Confederate Monuments

HWF released the following statement on June 9, 2020:

The Historic Wilmington Foundation (HWF) supports the lawful and safe removal of the George Davis monument at Third and Market as well as the Wilmington Confederate monument at Third and Dock. These artworks do not represent the values of the City of Wilmington or this organization. It is HWF’s hope that the monuments will be relocated to a location where they may be preserved, interpreted, contextualized, and used expressly for educational purposes, rather than to continue to serve as visual public reminders of racial injustice.


UPDATE: The monuments were taken down on June 25, 2020. The City of Wilmington has not yet made a statement about their future.




Q. Where would the monuments go?

A. Both the state and the city will help contribute to that decision. According to North Carolina statutes, relocation of monuments would need to be to a “place of equal prominence.”

Q. Does the Historic Wilmington Foundation have the authority to move the monuments?

A. This organization does not have the authority to move the monuments.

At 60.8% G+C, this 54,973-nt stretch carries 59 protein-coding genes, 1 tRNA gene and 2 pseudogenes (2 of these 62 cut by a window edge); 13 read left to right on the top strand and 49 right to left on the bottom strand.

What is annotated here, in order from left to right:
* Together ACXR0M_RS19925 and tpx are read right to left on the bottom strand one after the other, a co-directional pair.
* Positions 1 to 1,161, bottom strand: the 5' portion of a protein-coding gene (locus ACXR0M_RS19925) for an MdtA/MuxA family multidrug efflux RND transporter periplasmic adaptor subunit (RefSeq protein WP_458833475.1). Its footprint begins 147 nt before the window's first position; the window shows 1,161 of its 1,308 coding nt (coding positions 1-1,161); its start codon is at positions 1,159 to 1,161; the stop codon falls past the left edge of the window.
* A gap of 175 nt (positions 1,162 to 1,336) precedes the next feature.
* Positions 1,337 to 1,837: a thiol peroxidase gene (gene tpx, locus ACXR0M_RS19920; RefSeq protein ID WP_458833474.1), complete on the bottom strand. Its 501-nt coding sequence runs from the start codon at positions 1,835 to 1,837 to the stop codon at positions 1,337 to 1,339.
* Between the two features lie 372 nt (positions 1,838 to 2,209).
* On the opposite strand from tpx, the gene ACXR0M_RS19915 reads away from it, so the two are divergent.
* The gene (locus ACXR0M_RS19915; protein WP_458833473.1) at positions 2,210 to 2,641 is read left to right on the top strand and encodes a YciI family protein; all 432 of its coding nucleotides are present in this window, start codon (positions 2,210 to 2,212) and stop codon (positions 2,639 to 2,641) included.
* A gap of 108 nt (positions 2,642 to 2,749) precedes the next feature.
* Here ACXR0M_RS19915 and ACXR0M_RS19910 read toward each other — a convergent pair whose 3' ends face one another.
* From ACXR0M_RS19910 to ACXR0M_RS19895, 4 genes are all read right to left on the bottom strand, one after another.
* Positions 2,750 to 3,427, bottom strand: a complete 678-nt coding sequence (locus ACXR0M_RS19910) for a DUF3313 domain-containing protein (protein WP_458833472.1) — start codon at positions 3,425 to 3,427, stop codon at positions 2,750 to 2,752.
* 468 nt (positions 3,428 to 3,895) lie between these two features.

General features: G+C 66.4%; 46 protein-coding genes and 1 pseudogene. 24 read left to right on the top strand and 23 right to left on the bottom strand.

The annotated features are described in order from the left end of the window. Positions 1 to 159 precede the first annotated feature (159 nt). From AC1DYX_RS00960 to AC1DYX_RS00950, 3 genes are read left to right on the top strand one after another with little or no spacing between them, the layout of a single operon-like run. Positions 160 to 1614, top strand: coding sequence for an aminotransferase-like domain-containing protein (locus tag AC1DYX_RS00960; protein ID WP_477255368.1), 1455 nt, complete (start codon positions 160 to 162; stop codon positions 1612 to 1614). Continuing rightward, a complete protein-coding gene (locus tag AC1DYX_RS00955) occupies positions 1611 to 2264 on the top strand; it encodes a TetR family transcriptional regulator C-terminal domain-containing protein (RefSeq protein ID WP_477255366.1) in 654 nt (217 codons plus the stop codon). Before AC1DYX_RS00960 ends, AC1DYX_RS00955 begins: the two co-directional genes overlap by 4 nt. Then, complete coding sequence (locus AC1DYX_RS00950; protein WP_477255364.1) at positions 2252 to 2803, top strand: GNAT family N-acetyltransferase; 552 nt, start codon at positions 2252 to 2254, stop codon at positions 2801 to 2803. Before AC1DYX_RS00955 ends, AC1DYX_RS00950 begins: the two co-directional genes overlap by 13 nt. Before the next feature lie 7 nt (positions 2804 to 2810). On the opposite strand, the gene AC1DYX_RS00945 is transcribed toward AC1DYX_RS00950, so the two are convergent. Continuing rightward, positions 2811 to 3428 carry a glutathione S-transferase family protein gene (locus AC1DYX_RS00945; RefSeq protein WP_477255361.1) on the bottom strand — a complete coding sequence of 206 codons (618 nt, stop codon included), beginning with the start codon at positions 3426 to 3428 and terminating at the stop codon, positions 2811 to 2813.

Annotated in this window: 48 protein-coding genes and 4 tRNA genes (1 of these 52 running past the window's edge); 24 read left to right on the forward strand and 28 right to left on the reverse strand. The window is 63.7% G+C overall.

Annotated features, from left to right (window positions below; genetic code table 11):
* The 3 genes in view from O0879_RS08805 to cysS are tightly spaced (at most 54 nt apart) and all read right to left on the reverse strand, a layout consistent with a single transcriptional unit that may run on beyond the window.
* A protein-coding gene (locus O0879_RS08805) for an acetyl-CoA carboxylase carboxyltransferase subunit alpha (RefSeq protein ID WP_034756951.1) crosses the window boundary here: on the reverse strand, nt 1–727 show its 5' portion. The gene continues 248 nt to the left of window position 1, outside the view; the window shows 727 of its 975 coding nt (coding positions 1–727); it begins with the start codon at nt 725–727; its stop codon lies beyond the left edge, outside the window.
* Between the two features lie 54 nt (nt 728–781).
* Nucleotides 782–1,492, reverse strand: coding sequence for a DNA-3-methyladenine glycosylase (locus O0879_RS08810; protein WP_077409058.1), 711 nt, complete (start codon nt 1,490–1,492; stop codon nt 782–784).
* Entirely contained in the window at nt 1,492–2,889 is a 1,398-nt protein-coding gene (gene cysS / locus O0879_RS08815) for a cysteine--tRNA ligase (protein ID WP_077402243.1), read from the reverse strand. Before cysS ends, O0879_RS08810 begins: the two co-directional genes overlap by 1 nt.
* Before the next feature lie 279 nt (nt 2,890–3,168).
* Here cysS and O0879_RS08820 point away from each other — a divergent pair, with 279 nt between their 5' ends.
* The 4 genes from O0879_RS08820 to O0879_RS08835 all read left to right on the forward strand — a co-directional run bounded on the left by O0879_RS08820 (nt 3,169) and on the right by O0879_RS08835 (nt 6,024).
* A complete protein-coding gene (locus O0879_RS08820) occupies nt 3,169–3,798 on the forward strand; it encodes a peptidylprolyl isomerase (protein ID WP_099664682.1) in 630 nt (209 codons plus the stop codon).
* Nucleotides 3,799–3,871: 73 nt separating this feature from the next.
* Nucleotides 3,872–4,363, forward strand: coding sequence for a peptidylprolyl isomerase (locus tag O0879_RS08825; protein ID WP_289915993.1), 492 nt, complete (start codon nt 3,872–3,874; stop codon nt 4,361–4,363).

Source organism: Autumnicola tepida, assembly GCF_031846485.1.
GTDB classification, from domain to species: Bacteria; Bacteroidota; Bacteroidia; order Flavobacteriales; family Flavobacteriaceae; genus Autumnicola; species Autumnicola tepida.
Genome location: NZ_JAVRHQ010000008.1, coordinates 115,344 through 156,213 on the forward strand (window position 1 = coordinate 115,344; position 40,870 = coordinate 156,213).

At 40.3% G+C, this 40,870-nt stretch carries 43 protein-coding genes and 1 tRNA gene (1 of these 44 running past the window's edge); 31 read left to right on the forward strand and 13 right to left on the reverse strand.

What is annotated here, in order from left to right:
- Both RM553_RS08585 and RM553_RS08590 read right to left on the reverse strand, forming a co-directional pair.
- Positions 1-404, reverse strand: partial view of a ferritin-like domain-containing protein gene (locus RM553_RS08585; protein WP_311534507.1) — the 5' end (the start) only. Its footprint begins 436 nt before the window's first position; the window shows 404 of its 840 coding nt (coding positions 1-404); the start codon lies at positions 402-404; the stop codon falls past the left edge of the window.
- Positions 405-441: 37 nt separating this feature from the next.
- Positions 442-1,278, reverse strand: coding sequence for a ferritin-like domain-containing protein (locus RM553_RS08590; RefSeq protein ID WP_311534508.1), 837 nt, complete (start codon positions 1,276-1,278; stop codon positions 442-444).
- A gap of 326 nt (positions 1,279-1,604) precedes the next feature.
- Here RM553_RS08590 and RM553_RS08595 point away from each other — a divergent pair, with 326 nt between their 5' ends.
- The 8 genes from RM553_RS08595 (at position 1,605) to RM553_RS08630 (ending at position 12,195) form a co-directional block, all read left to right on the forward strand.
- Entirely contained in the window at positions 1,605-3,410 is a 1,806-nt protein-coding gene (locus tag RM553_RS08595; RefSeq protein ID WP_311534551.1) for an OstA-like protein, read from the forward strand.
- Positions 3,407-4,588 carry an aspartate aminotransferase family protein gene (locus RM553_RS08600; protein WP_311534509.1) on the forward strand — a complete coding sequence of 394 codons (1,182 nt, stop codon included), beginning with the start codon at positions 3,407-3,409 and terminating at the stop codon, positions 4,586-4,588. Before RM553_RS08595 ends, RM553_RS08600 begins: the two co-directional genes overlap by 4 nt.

Q. If the monuments are moved, what will be different about them?

A. Preservation doesn’t necessarily mean “honor.” Relocating confederate monuments means reinterpreting them, too. More than the name and title of the subjects represented, contextualizing addresses when and why the statues were erected–in this case, during the Jim Crow era and to tout racist ideology. Interpretation and contextualizing is typically done through signage, but can also include tours, other artwork and literature at the site.

Q. What does the National Trust for Historic Preservation think about this issue?

A. On June 18, 2020, the National Trust posted on their website, “Although Confederate monuments are sometimes designated as historic, and while many were erected more than a century ago, the National Trust supports their removal from our public spaces when they continue to serve the purposes for which many were built—to glorify, promote, and reinforce white supremacy, overtly or implicitly. While some have suggested that removal may result in erasing history, we believe that removal may be necessary to achieve the greater good of ensuring racial justice and equality.” For the full statement, click here.

Q. When will the monuments be relocated?

A. While conversations are ongoing, at this time there are no plans to relocate the monuments. Please watch this page for updates.

Q. Will Historic Wilmington Foundation be making statements about other local monuments?

A. Currently, the organization is focusing only on the two statues downtown at Third and Market and Third and Dock streets.